I heard on a podcast that pounds of fat burn calories at a different rate than pounds of muscle. The thinking is that a pound of fat, sitting idly over the course of the day, requires X calories, whereas a pound of muscle, sitting idly over the course of the day (that is to say, without being vigorously exercised) requires X+Y calories, because muscle is "more expensive" for your body to maintain, nutritionally speaking. That would seem to imply that if one were to undertake a workout regimen designed to build muscles (lots of strength training, minimal focus on cardiovascular activities) that the additional muscle mass would result in the body burning more calories per day while it was in its "at rest" state. That would seem to imply that one would then be able to lose some of their fat weight, as they would now have a more favorable ratio of caloric intake to caloric expenditure.

Is this a healthful approach to weight loss? If someone were in a situation where they were overweight (but not yet obese) is strength-training a logical approach to achieving a higher fitness level?

3 Answers 3


This is absolutely a good approach. You get to build up some muscle, and you don't damage your metabolism the way you would with severe calorie restriction.

I think it is worth doing a little myth-busting. A pound of muscle will burn more calories per day, but only about 6 more calories and you'll likely eat a little more to compensate. However, the correlation to fat loss is very real, which I think debunks the oft-quoted but over-simplified "calories in minus calories out" approach, and a couple possible explanations are:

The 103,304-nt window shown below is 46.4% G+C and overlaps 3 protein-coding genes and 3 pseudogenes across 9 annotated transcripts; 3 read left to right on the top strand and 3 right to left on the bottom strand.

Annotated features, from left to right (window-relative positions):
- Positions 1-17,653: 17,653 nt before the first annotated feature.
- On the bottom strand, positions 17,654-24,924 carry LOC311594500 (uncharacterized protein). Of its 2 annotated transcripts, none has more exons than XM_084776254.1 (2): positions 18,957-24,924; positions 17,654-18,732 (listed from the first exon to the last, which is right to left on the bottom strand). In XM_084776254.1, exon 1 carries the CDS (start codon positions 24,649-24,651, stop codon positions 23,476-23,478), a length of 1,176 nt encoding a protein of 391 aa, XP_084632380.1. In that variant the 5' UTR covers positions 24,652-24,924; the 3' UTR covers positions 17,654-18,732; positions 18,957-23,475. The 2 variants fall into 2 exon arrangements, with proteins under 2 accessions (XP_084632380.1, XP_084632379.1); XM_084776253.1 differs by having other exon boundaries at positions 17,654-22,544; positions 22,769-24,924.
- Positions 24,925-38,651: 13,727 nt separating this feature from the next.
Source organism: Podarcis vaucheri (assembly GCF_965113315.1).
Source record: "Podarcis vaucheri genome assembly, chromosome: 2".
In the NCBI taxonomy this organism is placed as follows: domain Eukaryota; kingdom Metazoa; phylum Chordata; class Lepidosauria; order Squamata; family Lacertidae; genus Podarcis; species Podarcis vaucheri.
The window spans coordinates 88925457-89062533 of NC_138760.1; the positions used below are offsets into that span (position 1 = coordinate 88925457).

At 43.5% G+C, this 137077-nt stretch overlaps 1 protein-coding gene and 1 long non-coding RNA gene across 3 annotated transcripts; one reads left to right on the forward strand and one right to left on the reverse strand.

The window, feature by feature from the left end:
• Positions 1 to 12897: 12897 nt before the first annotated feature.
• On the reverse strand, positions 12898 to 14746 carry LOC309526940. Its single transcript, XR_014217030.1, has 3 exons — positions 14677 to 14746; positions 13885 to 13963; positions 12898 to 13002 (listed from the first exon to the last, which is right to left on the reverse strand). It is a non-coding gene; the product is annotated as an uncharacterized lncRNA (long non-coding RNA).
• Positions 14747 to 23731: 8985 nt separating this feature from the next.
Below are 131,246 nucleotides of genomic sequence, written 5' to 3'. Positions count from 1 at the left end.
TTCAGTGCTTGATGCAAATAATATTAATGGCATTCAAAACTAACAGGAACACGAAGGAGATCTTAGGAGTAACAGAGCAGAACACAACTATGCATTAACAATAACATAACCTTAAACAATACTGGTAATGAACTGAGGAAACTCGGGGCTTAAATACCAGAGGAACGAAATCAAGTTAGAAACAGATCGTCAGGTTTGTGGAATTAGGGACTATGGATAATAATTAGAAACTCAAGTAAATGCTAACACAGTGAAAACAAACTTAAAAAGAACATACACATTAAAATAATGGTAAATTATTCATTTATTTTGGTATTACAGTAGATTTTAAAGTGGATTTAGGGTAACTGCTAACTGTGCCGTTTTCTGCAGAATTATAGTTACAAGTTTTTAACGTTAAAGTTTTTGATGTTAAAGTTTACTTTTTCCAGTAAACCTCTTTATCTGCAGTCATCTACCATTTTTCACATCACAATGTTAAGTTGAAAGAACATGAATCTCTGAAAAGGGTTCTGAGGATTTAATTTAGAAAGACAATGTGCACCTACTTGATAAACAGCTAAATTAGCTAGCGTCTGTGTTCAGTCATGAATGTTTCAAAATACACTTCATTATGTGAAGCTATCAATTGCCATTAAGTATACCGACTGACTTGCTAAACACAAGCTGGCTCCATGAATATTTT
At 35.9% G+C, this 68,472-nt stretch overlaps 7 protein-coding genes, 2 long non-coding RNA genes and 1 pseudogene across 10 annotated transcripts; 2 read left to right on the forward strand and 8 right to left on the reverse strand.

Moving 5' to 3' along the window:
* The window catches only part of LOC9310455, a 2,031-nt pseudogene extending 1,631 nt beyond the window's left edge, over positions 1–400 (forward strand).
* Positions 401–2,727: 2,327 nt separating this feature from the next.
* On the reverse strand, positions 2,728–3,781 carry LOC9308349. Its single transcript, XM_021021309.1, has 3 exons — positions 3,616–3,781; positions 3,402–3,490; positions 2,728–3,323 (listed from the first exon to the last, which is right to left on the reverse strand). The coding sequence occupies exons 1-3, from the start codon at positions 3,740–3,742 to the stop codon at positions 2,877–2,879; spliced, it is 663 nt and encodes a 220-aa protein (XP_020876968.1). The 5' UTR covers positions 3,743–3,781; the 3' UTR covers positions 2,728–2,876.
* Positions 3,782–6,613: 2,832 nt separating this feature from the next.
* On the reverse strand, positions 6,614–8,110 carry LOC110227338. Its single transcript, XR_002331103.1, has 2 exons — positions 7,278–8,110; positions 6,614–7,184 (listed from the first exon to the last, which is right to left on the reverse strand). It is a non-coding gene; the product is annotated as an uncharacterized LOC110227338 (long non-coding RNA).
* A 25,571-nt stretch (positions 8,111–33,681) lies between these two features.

• A larger percentage of food eaten goes to repairing and further building your muscles and other supporting systems such as skeletal and even cardiovascular instead of being stored as excess energy (fat).
  • Extra muscle, and in particular the process of building extra muscle, tends to put the body into a favorable hormonal state for fat loss.

It's a great approach and one that I follow and would recommend. Free weight training, done correctly (don't overdue it and hurt yourself) is the best for weight lose and overall physical (and mental) improvement.


What you describe is a good way to increase muscle mass. In theory, it should also result in lower fat. However, in practice it's likely that the incremental amount of fat you will lose this way might not be material if you don't also follow some kind of diet / feeding habits change. But it's an indispensable component of an overall body recomposition strategy.

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